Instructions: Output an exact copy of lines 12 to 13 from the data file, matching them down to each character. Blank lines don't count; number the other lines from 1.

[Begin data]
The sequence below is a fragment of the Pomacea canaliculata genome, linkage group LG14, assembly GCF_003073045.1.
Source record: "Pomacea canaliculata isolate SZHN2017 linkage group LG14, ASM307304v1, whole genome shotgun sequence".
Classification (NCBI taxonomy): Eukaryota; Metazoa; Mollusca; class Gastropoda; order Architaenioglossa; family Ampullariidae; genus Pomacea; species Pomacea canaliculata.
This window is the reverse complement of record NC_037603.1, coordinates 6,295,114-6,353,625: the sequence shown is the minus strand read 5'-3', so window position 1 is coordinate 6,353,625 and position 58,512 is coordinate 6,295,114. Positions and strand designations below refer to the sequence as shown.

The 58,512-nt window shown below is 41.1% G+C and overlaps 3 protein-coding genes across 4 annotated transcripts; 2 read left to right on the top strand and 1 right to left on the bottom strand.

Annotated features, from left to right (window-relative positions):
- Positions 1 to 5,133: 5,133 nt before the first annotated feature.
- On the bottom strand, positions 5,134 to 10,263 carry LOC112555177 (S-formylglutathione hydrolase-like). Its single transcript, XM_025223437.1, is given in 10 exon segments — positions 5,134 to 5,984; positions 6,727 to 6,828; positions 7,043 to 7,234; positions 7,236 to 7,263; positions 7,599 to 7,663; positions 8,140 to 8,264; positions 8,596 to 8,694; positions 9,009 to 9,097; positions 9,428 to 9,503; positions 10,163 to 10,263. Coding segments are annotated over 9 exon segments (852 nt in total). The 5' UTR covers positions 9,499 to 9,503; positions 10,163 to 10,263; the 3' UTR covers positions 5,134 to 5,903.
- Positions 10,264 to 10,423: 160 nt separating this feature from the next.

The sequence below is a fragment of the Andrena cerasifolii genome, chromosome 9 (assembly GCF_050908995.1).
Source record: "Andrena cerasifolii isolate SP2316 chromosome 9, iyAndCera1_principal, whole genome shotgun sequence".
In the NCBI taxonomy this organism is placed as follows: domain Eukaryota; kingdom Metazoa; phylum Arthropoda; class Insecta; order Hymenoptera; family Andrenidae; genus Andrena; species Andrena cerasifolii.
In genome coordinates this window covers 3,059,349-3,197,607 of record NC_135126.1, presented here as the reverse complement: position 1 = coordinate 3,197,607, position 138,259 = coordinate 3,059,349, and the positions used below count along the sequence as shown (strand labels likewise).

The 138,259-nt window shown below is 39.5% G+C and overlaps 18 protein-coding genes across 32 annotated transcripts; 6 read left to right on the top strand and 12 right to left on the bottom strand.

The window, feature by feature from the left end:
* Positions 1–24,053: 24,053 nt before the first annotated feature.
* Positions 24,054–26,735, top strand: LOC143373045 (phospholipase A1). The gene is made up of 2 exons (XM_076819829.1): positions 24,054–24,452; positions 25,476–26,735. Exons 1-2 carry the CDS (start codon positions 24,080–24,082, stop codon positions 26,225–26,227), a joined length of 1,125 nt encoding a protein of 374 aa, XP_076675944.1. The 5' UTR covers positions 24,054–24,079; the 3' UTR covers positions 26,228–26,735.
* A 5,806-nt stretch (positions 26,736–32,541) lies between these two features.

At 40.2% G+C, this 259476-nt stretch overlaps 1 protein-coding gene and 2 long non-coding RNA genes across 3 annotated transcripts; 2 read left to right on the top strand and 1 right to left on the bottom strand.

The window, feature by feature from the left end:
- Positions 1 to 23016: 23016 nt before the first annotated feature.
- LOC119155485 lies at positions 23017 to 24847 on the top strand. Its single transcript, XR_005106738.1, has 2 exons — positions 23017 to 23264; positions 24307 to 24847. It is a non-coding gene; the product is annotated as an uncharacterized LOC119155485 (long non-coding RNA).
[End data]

In the NCBI taxonomy this organism is placed as follows: domain Eukaryota; kingdom Metazoa; phylum Arthropoda; class Insecta; order Hymenoptera; family Andrenidae; genus Andrena; species Andrena cerasifolii.
In genome coordinates this window covers 3,059,349-3,197,607 of record NC_135126.1, presented here as the reverse complement: position 1 = coordinate 3,197,607, position 138,259 = coordinate 3,059,349, and the positions used below count along the sequence as shown (strand labels likewise).